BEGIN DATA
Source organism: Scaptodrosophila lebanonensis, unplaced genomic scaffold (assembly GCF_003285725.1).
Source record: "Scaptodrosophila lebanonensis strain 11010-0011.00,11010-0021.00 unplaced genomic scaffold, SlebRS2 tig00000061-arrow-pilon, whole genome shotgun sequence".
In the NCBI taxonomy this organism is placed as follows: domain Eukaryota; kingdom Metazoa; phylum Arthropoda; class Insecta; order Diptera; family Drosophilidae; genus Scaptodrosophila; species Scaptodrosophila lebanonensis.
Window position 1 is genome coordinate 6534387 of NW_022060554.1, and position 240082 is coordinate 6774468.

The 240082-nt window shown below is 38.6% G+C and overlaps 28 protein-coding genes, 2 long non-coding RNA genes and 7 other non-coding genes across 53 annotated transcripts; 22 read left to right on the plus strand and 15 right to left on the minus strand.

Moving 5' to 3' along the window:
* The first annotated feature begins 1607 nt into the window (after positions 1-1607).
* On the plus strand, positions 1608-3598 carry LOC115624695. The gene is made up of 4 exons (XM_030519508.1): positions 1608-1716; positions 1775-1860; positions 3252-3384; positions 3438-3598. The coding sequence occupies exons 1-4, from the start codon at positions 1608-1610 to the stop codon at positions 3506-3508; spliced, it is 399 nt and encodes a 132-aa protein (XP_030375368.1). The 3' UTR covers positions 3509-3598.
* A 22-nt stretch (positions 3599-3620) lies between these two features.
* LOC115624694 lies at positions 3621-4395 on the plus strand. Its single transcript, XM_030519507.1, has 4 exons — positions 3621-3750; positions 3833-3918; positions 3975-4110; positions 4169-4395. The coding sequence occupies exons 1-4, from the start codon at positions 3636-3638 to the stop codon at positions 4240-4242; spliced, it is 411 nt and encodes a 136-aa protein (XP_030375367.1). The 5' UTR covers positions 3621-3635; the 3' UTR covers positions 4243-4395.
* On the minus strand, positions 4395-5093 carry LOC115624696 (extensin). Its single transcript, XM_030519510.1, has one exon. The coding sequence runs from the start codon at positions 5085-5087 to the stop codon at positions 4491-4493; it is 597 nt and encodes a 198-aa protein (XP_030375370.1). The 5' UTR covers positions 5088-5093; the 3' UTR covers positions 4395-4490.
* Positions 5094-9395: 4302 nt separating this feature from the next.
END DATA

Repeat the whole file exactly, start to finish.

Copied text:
Source organism: Scaptodrosophila lebanonensis, unplaced genomic scaffold (assembly GCF_003285725.1).
Source record: "Scaptodrosophila lebanonensis strain 11010-0011.00,11010-0021.00 unplaced genomic scaffold, SlebRS2 tig00000061-arrow-pilon, whole genome shotgun sequence".
In the NCBI taxonomy this organism is placed as follows: domain Eukaryota; kingdom Metazoa; phylum Arthropoda; class Insecta; order Diptera; family Drosophilidae; genus Scaptodrosophila; species Scaptodrosophila lebanonensis.
Window position 1 is genome coordinate 6534387 of NW_022060554.1, and position 240082 is coordinate 6774468.

The 240082-nt window shown below is 38.6% G+C and overlaps 28 protein-coding genes, 2 long non-coding RNA genes and 7 other non-coding genes across 53 annotated transcripts; 22 read left to right on the plus strand and 15 right to left on the minus strand.

Moving 5' to 3' along the window:
* The first annotated feature begins 1607 nt into the window (after positions 1-1607).
* On the plus strand, positions 1608-3598 carry LOC115624695. The gene is made up of 4 exons (XM_030519508.1): positions 1608-1716; positions 1775-1860; positions 3252-3384; positions 3438-3598. The coding sequence occupies exons 1-4, from the start codon at positions 1608-1610 to the stop codon at positions 3506-3508; spliced, it is 399 nt and encodes a 132-aa protein (XP_030375368.1). The 3' UTR covers positions 3509-3598.
* A 22-nt stretch (positions 3599-3620) lies between these two features.
* LOC115624694 lies at positions 3621-4395 on the plus strand. Its single transcript, XM_030519507.1, has 4 exons — positions 3621-3750; positions 3833-3918; positions 3975-4110; positions 4169-4395. The coding sequence occupies exons 1-4, from the start codon at positions 3636-3638 to the stop codon at positions 4240-4242; spliced, it is 411 nt and encodes a 136-aa protein (XP_030375367.1). The 5' UTR covers positions 3621-3635; the 3' UTR covers positions 4243-4395.
* On the minus strand, positions 4395-5093 carry LOC115624696 (extensin). Its single transcript, XM_030519510.1, has one exon. The coding sequence runs from the start codon at positions 5085-5087 to the stop codon at positions 4491-4493; it is 597 nt and encodes a 198-aa protein (XP_030375370.1). The 5' UTR covers positions 5088-5093; the 3' UTR covers positions 4395-4490.
* Positions 5094-9395: 4302 nt separating this feature from the next.